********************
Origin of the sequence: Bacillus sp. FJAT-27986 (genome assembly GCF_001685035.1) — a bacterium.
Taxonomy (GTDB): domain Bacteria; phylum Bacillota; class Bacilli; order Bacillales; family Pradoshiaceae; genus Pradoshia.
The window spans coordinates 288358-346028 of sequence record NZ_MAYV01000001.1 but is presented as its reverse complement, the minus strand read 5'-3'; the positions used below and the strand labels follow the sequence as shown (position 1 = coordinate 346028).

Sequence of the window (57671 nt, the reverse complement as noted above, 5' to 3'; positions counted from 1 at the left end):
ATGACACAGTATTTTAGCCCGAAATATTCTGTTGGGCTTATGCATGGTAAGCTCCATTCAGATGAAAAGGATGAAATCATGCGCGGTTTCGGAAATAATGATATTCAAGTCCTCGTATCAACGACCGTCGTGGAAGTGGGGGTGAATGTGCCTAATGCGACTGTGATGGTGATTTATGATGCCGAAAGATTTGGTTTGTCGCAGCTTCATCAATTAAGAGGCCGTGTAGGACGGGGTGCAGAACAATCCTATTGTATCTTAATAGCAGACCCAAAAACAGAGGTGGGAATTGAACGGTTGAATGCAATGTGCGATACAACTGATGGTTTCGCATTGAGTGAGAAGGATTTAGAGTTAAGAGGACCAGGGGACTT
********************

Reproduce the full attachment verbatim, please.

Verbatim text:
Origin of the sequence: Bacillus sp. FJAT-27986 (genome assembly GCF_001685035.1) — a bacterium.
Taxonomy (GTDB): domain Bacteria; phylum Bacillota; class Bacilli; order Bacillales; family Pradoshiaceae; genus Pradoshia.
The window spans coordinates 288358-346028 of sequence record NZ_MAYV01000001.1 but is presented as its reverse complement, the minus strand read 5'-3'; the positions used below and the strand labels follow the sequence as shown (position 1 = coordinate 346028).

Sequence of the window (57671 nt, the reverse complement as noted above, 5' to 3'; positions counted from 1 at the left end):
ATGACACAGTATTTTAGCCCGAAATATTCTGTTGGGCTTATGCATGGTAAGCTCCATTCAGATGAAAAGGATGAAATCATGCGCGGTTTCGGAAATAATGATATTCAAGTCCTCGTATCAACGACCGTCGTGGAAGTGGGGGTGAATGTGCCTAATGCGACTGTGATGGTGATTTATGATGCCGAAAGATTTGGTTTGTCGCAGCTTCATCAATTAAGAGGCCGTGTAGGACGGGGTGCAGAACAATCCTATTGTATCTTAATAGCAGACCCAAAAACAGAGGTGGGAATTGAACGGTTGAATGCAATGTGCGATACAACTGATGGTTTCGCATTGAGTGAGAAGGATTTAGAGTTAAGAGGACCAGGGGACTT